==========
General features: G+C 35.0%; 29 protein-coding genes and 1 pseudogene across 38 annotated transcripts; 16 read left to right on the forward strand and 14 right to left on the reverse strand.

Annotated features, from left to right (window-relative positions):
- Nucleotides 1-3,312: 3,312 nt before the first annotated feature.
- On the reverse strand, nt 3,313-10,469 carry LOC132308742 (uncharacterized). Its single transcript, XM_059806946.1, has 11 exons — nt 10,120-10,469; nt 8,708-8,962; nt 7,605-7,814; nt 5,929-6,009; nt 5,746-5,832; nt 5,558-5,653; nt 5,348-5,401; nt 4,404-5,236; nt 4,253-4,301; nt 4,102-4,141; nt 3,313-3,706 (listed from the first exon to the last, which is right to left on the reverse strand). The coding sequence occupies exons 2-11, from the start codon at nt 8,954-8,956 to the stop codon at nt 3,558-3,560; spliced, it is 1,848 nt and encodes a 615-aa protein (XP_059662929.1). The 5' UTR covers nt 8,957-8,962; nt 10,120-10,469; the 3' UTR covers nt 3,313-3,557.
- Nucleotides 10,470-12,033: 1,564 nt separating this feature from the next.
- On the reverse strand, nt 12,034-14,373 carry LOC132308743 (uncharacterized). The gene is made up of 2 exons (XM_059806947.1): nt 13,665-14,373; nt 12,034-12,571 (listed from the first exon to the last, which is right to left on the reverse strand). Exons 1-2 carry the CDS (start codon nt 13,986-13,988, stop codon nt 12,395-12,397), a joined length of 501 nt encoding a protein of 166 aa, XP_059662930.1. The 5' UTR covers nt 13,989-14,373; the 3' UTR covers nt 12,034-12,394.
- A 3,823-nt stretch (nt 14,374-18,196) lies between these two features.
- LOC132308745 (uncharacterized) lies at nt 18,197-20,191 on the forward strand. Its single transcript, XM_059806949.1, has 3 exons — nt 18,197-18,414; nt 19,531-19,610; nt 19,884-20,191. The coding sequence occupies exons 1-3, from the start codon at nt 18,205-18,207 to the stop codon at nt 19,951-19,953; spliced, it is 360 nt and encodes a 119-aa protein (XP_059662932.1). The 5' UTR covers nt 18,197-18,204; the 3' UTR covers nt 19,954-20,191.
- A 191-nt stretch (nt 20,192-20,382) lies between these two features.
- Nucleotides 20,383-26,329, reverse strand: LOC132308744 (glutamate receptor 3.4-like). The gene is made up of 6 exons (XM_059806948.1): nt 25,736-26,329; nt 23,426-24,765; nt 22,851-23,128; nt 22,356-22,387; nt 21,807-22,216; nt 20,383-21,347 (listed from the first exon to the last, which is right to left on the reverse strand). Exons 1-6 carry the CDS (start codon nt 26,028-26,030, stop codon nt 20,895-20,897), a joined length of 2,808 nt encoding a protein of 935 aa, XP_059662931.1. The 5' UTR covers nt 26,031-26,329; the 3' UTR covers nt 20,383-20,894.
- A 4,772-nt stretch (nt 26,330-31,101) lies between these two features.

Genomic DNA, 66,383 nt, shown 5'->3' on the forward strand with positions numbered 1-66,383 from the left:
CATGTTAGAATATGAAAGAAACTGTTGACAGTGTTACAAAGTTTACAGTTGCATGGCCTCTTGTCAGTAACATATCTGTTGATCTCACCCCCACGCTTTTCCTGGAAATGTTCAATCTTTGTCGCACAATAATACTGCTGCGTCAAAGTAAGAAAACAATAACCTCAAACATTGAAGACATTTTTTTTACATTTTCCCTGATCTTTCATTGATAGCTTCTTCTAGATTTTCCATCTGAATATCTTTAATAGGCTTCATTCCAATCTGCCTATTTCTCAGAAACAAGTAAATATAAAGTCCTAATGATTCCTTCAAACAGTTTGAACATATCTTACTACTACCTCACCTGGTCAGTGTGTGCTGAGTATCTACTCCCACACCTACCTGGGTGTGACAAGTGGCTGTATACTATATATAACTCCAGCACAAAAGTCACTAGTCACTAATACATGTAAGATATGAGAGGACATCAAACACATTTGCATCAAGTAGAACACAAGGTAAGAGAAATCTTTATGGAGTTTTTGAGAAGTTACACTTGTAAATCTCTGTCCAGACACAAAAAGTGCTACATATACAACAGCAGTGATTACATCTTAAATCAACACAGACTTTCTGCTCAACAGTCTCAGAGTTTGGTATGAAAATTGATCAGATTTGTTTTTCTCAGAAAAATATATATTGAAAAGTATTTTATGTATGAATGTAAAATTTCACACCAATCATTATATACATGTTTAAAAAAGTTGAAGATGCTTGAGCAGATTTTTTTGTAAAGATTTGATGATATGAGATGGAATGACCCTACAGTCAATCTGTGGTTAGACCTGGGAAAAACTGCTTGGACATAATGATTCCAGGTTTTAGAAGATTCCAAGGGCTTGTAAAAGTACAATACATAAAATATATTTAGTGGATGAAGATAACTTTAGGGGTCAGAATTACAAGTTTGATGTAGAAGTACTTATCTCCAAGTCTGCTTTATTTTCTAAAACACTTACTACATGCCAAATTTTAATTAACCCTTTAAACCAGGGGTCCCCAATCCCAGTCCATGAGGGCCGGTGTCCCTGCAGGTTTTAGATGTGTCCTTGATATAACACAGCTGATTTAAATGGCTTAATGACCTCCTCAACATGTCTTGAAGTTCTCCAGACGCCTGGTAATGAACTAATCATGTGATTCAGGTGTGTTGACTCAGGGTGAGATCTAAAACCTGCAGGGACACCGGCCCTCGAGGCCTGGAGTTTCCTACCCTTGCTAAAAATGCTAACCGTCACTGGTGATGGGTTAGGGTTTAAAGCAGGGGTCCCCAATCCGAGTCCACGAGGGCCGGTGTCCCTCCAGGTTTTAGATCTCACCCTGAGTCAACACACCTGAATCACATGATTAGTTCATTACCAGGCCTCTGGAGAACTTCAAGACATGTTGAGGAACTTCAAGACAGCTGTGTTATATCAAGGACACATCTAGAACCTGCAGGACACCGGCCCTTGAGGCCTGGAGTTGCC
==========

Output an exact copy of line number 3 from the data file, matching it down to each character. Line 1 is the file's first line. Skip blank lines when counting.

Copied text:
- Nucleotides 1-3,312: 3,312 nt before the first annotated feature.